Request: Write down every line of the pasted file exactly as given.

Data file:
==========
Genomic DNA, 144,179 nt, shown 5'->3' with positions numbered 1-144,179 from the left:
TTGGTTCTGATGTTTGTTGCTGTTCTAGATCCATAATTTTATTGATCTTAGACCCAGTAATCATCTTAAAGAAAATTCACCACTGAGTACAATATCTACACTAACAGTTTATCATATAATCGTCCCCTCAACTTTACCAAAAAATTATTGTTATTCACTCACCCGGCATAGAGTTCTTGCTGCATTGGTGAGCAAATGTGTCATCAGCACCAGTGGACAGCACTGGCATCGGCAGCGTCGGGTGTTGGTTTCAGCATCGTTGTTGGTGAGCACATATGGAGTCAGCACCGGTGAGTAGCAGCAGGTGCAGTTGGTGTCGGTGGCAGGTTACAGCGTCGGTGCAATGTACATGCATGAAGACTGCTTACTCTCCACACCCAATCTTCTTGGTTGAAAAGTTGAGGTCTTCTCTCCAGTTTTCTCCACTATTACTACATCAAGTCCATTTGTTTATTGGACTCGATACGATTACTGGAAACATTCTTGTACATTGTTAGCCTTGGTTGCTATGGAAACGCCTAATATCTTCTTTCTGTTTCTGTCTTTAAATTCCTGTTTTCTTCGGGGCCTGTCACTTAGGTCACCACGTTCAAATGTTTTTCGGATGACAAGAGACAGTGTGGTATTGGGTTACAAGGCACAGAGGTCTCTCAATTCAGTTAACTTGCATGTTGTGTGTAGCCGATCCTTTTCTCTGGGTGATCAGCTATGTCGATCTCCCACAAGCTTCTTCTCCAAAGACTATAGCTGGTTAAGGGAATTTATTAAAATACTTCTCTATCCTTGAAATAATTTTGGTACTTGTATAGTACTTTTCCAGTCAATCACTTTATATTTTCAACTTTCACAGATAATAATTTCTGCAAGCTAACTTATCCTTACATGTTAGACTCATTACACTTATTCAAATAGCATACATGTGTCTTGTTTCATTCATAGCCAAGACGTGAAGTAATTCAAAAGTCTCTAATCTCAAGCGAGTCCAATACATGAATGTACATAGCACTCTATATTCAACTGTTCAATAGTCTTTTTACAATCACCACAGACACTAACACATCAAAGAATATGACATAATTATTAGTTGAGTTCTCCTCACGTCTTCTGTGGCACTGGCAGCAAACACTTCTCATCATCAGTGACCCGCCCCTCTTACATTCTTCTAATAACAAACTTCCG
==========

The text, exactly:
Genomic DNA, 144,179 nt, shown 5'->3' with positions numbered 1-144,179 from the left:
TTGGTTCTGATGTTTGTTGCTGTTCTAGATCCATAATTTTATTGATCTTAGACCCAGTAATCATCTTAAAGAAAATTCACCACTGAGTACAATATCTACACTAACAGTTTATCATATAATCGTCCCCTCAACTTTACCAAAAAATTATTGTTATTCACTCACCCGGCATAGAGTTCTTGCTGCATTGGTGAGCAAATGTGTCATCAGCACCAGTGGACAGCACTGGCATCGGCAGCGTCGGGTGTTGGTTTCAGCATCGTTGTTGGTGAGCACATATGGAGTCAGCACCGGTGAGTAGCAGCAGGTGCAGTTGGTGTCGGTGGCAGGTTACAGCGTCGGTGCAATGTACATGCATGAAGACTGCTTACTCTCCACACCCAATCTTCTTGGTTGAAAAGTTGAGGTCTTCTCTCCAGTTTTCTCCACTATTACTACATCAAGTCCATTTGTTTATTGGACTCGATACGATTACTGGAAACATTCTTGTACATTGTTAGCCTTGGTTGCTATGGAAACGCCTAATATCTTCTTTCTGTTTCTGTCTTTAAATTCCTGTTTTCTTCGGGGCCTGTCACTTAGGTCACCACGTTCAAATGTTTTTCGGATGACAAGAGACAGTGTGGTATTGGGTTACAAGGCACAGAGGTCTCTCAATTCAGTTAACTTGCATGTTGTGTGTAGCCGATCCTTTTCTCTGGGTGATCAGCTATGTCGATCTCCCACAAGCTTCTTCTCCAAAGACTATAGCTGGTTAAGGGAATTTATTAAAATACTTCTCTATCCTTGAAATAATTTTGGTACTTGTATAGTACTTTTCCAGTCAATCACTTTATATTTTCAACTTTCACAGATAATAATTTCTGCAAGCTAACTTATCCTTACATGTTAGACTCATTACACTTATTCAAATAGCATACATGTGTCTTGTTTCATTCATAGCCAAGACGTGAAGTAATTCAAAAGTCTCTAATCTCAAGCGAGTCCAATACATGAATGTACATAGCACTCTATATTCAACTGTTCAATAGTCTTTTTACAATCACCACAGACACTAACACATCAAAGAATATGACATAATTATTAGTTGAGTTCTCCTCACGTCTTCTGTGGCACTGGCAGCAAACACTTCTCATCATCAGTGACCCGCCCCTCTTACATTCTTCTAATAACAAACTTCCG